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Mutuality

I was a junior in college when I first discovered biblical equality. Mimi Haddad had come to lecture in one of my classes. Almost a decade later, I still remember it vividly—my perspective from the fourth row of tables where I was situated, the blue and green background colors of Mimi’s PowerPoint slides, the Bible I was using as she directed us to look up particular passages. Most of all, I remember the rush of emotions—shock, which quickly turned to relief, and then to excitement, and finally to determination to do something about all I had learned. I had spent the previous few years wrestling with the idea that the God I loved preferred men over all the gifted women I saw around me. It was like a terrible itch that just wouldn’t go away. But now Mimi was guiding me through biblical passages that affirm the dignity and worth of women, showing me Phoebe the deacon, Priscilla the teacher, even Junia the apostle. The message was, as a CBE member described once to me, a healing balm for my soul. And how grateful I am to Jesus that it came when it did—as I was young and sorting out my gifts and calling and dreams.  Read more
Twenty-three years ago an economist from India, Amartya Sen, reported the largest human holocaust in all of history. His research showed that over 100 million females were missing! Though Sen was awarded the Nobel Peace Prize for his work, few were mobilized by the horror he had uncovered. Even the Pulitzer-Prize winning journalists Kristoff and WuDunn said that “when a prominent dissident was arrested in China, we would write a front-page article; when 100,000 girls were routinely kidnapped and trafficked into brothels, we didn’t even consider it news” (Kristoff and WuDunn, Half the Sky, xiv). How could the world be so disinterested in the sufferings of females? Read more
Susan was a sophomore at a small Christian college. Working on campus during summer break, she was walking to her dorm alone one evening when a man suddenly appeared on the path. “It’s not safe to be out here by yourself,” he told her in a kind voice. He said he was going her way and would accompany her back home to ensure she would be protected. When she reached her door, he pushed it and her inside. Read more
Tim Krueger
In the rare event that we at CBE find ourselves unable to use our computers due to a power outage or network problem, we put ourselves to work giving the office a good, thorough cleaning. I always enjoy the change of pace and welcome the chance to locate those buried papers I gave up searching for weeks earlier. It also seems that every time we embark on a major cleaning endeavor, we uncover some treasured object from the early years of CBE. Whether it’s a priceless photo from a conference, a stuffed animal from a beloved member, or an old cookbook we find in the recesses of the office, everything has a story. And each of these stories helps to tell the story of CBE. Read more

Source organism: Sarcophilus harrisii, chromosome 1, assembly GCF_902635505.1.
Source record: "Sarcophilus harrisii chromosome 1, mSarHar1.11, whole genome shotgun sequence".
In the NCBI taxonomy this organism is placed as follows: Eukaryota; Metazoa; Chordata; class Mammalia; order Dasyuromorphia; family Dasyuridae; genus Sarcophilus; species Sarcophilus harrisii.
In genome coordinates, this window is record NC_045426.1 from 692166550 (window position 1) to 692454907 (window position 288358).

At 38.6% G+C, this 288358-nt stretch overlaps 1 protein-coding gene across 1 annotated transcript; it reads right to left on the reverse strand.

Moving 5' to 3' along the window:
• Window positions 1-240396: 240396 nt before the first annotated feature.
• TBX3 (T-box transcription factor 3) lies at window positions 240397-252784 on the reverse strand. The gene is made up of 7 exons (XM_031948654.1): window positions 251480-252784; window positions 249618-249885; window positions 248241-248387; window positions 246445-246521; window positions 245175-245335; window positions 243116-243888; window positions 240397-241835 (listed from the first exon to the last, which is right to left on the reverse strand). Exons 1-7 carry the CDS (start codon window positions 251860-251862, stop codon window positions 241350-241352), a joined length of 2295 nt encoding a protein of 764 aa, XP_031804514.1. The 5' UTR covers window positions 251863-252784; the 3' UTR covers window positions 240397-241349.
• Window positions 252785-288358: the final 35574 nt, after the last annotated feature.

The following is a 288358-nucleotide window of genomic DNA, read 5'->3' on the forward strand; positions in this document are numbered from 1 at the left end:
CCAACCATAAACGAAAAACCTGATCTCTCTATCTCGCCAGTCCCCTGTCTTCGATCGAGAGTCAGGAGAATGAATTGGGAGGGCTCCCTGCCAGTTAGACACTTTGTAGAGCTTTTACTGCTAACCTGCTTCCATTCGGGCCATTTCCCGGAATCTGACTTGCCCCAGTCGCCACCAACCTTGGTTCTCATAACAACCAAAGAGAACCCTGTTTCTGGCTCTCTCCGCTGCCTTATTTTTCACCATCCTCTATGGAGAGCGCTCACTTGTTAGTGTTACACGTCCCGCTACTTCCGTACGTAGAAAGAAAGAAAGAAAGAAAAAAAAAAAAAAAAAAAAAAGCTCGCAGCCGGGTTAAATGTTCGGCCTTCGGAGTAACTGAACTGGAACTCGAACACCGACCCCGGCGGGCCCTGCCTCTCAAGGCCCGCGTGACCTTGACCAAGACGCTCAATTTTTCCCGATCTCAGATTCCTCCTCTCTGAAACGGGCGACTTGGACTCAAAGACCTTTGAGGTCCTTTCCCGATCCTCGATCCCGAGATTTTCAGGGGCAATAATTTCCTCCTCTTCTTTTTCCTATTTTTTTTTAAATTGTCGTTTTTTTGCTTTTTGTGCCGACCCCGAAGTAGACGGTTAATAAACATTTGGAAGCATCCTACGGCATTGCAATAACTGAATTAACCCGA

Tim Krueger
In 1976, Laurel Thatcher Ulrich set out to uncover the history of ordinary, virtuous women in the colonial United States. In her article “Vertuous [sic] Women Found: New England Ministerial Literature, 1668–1735,” she lamented the fact that history has deemed well-behaved women uninteresting or unimportant, and has largely ignored them: “Hoping for an eternal crown, they never asked to be remembered on earth. And they haven’t been. Well-behaved women seldom make history.” Read more
Surprises are usually associated with the future—with something unexpected just around the corner. But surprises can also sneak up on us from the past. Sometimes the biggest surprises are discovered in the history we know the best—our own.  Read more
A few years back, I spent a week assisting third graders as they traveled through “The Great Adventure,” the theme of my local church’s Vacation Bible School. After beginning each morning singing the books of the Bible to the tune of “La Bamba,” we settled down for Bible story time. Read more
American historians have noted how the vastness of our country — our immense physical space — contributes to our culture as Americans. One historian suggests that “space and race” are the two most prominent features that characterize America. We are a diverse people with lots of room to move. And, we possess the freedom to move through our vastness largely as we choose.   Read more